However, the draft of the revised Blue Guide includes a new section which states that where a manufacturer supplies products it manufactures for the use of its own employees, they are supplied for use on the EU market and thus there is a placing on the market; i.e., this form of own use is a placing on the market rather than a mere putting into service. The impact of that proposed change is potentially significant, as it would mean that products imported or manufactured (or significantly modified) by employers for own use by their employees are subject to the full suite of EU product compliance laws rather than just those with a “putting into service” trigger; the “own use” exception would only then apply to natural persons.

Components, spare parts and finished products

Generally speaking, EU product compliance laws apply only to finished products. However, as always there are exceptions, such as where components and spare parts may be regarded as finished products in their own right when marketed separately from the product into which they are intended to be incorporated. Certain EU product compliance laws (e.g., the RoHS Directive 2011/65/EU) specifically apply to spare parts and certain types of components (e.g., cables).

The nuances as to how EU product compliance laws apply to components and spare parts were not made entirely clear in the current 2016 version of the Blue Guide. The new draft includes some additional sections which seek to provide greater clarity on this topic. Amongst other things, it clarifies that:

  • The supply of a component from its manufacturer to be integrated into a final product can constitute a placing on the market if that component is either a finished product in its own right or the type of component that is specifically caught by EU product compliance laws (meaning it must be conformity assessed and CE marked).
  • In the above example, the manufacturer of the final product can rely on the declaration of conformity and conformity assessment of the component manufacturer when undertaking the conformity assessment of the final product.
  • For certain products, again in step with circular economy principles, manufacturers are now required to make spare parts available for a minimum period of time. If those spare parts are individually caught by EU product compliance laws, they are not required to comply with the latest state of the art (e.g., if the applicable EU harmonised standard is updated) if this would make them incompatible with the product they relate to.

Market surveillance

As mentioned above in respect of FSPs and REOs, a number of the proposed draft Blue Guide amendments comprise an explanation of the new Market Surveillance Regulation 2019/1020, the majority of which comes into force from 16 July 2021.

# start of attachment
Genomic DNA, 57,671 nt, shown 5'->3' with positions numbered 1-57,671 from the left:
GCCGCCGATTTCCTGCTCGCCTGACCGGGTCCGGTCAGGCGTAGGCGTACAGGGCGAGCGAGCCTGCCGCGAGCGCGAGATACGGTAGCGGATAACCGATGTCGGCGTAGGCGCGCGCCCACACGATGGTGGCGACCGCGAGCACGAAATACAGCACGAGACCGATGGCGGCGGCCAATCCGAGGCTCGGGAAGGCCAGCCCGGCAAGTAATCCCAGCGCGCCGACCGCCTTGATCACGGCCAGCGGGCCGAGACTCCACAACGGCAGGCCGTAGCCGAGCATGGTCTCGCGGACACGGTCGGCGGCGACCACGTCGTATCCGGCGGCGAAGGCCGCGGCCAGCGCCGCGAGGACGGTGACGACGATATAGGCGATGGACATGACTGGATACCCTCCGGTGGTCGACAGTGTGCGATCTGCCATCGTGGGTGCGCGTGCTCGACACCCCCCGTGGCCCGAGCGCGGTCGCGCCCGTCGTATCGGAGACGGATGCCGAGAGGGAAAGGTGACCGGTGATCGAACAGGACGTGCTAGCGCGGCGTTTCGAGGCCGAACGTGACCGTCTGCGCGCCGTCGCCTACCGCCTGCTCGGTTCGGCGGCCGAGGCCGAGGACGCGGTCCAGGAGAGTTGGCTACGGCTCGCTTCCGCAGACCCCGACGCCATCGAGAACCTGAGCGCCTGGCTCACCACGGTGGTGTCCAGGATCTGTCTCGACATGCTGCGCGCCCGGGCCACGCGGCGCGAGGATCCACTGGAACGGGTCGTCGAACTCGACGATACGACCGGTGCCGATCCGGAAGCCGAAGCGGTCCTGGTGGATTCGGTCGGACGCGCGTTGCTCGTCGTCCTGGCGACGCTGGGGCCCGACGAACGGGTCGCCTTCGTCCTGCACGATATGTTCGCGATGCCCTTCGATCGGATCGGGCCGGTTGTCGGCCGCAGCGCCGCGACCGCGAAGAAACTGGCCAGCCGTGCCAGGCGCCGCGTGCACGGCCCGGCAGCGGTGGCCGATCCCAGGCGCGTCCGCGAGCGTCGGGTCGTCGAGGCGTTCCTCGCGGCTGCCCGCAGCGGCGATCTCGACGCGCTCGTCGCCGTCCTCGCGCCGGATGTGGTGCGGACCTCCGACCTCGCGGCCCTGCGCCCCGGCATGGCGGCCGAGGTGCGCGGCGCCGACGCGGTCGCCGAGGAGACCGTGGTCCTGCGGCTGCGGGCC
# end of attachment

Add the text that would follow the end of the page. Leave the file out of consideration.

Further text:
The draft indicates how the new provisions will operate, and the purposes they are intended to serve in ensuring product compliance. This is a particularly detailed portion of the draft on which much could be written; however, in summary, the draft explains how the Regulation is intended to improve and modernise market surveillance by:

  • preventing non-compliance by providing information to and carrying out joint activities with businesses;
  • providing more effective enforcement tools to address online sales; and
  • ensuring improved cooperation between EU countries, between market surveillance and customs authorities, and through an EU-wide product compliance network.

What is not covered?

A number of other EU legislative reviews are currently underway and are expected to make changes to EU product laws in the near future.

One example of this is the above-mentioned GPSD, which went through a consultation period in Q3 of this year, and for which the proposed amendments are expected to be adopted by the Commission in the latter part of 2021. While some aspects of the GPSD review are covered by the draft in part – for example, some of the safety issues around software and the way in which product compliance rules relate to online sales – other concerns likely to be addressed by the GPSD are not represented, such as the safety challenges imposed by artificial intelligence and robotics.

Other legislative reviews that are worth watching out for include the Ecodesign Directive 2009/125/EC, for which public consultation is anticipated in Q1 of 2021, and the Machinery Directive 2006/42/EC and Low Voltage Directive 2006/95/EC, both of which are in advanced stages of review and expected to be finalised during 2021.

The Commission has stated that the revised Blue Guide will be published in mid-2021, although this is potentially subject to COVID-related delay.